Informatics / TAMS / Applets / Interactive Jython Console
This page includes our Jython interpreter applet, a fully functional Jython interpreter in a Swing GUI. It allows you to run, edit, and debug Jython scripts directly from your web-browser. Your scripts can access the whole standard Java API, as well as user-defined classes and parts of the Jython/Python standard modules. The Jython console applet uses its own toplevel window, which is shared between all applets.

The applets below use the Jython interpreter to demonstrate our concept of an interactive script: Just double-click one of the applets below to transfer and execute the code inside the applet to the console. Once the window appears, you can start to type your own Jython commands into the command line (at the bottom of the window) and read the results and possible warnings and error messages in the log panel. You can also load, edit, and save scripts and functions via the tabbed editor panels on top of the Jython console.

NOTE: To run the applet, you must grant appropriate permissions to the applet via corresponding entries in your .java.policy file. See the explanation and example file at the bottom of this page.

applet 1
Basic Jython:

applet 2
Interactive Calculator:

applet 3
User-specified Jython Function:

applet 4
Interactive Function Plotter:

applet 5
Viewer for FIG-format Vector-Graphics:

applet 6
Interactive Audio:

applet 7
Swing GUI:

Applet Requirements
The internal workings of the Jython interpreter rely on certain operations that are not permitted for Java applets by default. Therefore, you will have to change your Java policy file to grant the following permissions to the applet, or the applet will not run. You will have to reload this page after changing your policy file. Please check your browser and JDK/JRE/Java plugin documentation for the details about the policy file location and syntax. For example, on Unix/Linux systems, the policy file is called .java.policy and located in your home directory.

First, the applet needs a PropertyPermission because the Jython interpreter initialization reads your system properties. This is fairly low risk, but exposes your user name and home directory location to the applet. Second, Jython requires a few RuntimePermissions because it relies on its own classloader - the Jython input is first compiled to Java bytecodes which are then loaded into the Java virtual machine and executed by the Java VM. Allowing classloader access is dangerous in general, but absolutely necessary in this case.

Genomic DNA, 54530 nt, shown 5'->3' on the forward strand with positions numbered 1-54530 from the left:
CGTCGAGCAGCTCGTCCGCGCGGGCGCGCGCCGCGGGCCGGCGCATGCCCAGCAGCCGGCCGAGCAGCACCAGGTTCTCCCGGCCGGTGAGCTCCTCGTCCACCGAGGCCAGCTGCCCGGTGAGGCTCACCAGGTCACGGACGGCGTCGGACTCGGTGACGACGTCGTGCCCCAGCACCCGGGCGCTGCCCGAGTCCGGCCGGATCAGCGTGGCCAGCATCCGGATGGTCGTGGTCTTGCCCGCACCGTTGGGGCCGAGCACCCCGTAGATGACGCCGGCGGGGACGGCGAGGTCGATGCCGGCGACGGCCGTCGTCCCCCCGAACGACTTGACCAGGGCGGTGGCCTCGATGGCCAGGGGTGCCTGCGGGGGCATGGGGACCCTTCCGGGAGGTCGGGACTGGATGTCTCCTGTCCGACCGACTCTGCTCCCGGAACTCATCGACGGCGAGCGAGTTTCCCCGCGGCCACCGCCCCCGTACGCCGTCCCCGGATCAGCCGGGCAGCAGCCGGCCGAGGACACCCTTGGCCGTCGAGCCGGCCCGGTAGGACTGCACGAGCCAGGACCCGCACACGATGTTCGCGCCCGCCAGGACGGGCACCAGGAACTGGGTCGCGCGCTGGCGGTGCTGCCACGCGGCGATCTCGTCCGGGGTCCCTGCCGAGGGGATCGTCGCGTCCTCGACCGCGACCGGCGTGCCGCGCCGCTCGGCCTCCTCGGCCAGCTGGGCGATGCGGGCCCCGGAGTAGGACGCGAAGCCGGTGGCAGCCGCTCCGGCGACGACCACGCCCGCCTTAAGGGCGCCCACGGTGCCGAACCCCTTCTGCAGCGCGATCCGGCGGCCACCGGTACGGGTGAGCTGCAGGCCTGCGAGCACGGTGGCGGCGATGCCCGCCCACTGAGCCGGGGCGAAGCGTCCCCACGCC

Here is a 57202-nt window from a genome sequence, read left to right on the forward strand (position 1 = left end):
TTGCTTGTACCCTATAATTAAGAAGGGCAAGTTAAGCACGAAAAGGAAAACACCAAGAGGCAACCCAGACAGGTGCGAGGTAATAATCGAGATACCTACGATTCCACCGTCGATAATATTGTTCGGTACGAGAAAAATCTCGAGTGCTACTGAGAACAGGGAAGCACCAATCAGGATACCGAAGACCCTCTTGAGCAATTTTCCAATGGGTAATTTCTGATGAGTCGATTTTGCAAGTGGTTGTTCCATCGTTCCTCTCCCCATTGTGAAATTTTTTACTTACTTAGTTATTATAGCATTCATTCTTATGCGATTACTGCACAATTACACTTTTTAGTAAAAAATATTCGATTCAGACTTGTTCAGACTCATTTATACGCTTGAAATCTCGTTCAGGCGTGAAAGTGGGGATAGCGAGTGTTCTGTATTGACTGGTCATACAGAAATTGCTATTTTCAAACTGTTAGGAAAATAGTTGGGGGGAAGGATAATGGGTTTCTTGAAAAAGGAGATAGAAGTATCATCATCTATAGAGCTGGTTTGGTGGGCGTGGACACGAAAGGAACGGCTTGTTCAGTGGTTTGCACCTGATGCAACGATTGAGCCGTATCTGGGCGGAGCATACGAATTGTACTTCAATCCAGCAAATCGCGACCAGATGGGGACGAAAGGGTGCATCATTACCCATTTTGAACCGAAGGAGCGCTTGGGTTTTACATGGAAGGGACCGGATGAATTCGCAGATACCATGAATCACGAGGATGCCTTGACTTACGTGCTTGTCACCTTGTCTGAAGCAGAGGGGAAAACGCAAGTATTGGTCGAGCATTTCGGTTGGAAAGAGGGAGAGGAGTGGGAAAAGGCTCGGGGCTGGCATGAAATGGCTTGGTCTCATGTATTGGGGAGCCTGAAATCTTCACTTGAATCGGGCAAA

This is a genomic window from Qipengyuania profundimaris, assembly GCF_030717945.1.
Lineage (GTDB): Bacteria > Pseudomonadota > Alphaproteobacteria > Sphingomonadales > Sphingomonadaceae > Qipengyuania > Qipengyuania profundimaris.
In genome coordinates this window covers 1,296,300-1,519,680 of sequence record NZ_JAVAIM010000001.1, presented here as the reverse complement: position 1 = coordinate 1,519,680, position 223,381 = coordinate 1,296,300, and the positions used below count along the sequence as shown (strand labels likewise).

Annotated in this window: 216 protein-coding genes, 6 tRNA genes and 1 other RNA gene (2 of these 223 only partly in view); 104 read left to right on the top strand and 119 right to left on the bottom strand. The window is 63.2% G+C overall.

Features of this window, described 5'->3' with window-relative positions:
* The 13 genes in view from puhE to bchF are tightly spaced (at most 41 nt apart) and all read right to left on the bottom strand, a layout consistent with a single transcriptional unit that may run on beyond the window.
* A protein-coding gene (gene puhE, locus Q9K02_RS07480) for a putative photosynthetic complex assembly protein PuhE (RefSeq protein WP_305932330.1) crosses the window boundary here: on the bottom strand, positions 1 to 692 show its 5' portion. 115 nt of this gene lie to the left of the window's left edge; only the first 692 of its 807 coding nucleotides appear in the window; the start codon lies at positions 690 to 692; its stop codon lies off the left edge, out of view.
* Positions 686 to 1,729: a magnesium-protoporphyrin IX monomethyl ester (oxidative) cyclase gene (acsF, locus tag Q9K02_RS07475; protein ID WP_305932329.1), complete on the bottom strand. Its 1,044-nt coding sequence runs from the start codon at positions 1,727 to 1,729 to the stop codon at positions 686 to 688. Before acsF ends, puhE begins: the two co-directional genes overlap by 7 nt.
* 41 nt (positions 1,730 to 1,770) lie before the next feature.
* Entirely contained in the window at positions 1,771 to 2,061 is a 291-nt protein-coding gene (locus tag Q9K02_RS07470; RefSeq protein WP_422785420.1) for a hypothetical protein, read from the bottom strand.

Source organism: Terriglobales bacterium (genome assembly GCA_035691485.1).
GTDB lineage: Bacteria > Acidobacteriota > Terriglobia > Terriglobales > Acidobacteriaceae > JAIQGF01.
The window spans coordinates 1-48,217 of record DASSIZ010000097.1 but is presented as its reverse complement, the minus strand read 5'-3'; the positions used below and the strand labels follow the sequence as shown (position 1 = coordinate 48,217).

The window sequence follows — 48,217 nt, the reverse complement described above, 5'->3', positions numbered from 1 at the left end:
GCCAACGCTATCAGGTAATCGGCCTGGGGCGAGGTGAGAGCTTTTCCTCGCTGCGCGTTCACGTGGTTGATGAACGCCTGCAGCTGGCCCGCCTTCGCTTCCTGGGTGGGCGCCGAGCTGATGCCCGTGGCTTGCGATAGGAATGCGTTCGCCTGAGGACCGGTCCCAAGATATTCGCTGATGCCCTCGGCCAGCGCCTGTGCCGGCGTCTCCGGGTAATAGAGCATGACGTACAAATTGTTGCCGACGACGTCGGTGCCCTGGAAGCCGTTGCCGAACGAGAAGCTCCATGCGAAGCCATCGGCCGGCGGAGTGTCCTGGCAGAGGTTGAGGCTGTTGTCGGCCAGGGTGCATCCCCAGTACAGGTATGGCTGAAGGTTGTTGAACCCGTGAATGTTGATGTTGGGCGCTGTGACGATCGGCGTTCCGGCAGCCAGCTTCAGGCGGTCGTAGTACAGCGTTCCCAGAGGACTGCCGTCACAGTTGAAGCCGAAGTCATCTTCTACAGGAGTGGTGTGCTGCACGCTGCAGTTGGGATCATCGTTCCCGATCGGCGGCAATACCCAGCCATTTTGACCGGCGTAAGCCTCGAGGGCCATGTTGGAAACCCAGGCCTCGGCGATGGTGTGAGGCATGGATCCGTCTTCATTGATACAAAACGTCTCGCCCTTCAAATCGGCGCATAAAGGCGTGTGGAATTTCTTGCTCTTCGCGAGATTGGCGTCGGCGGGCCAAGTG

Finally, if you would like to use your own Python input scripts with the applet, you will have to grant local file access to the applet. Note that you should never grant extra permissions to applets from unknown or untrustworthy sites - you will have to decide for yourself whether running Jython is worth the extra risk.

The following template policy file shows the (minimum) permissions required to run the Jython interpreter applet. The codeBase entries grant the permissions only to applets from this server:


/* the following could be used to grant all permissions to all applets: */
/* easy to use but not recommended... */
/* grant { */
/*  permission; */
/*}; */

grant codeBase "" {
  permission java.util.PropertyPermission "*", "read,write";
  permission java.lang.RuntimePermission "createClassLoader";
  permission java.lang.RuntimePermission "getClassLoader";
  permission java.lang.RuntimePermission "getProtectionDomain";
  permission java.lang.RuntimePermission "accessDeclaredMembers";
  permission java.lang.RuntimePermission "queuePrintJob";
  permission java.lang.RuntimePermission "modifyThread";
  permission java.lang.RuntimePermission "setIO";
  permission javax.sound.sampled.AudioPermission "play";
  permission "*", "connect,accept,listen,resolve";

grant codeBase "" {
  permission "<>", "read, write, delete, execu
07.07.2004 Impressum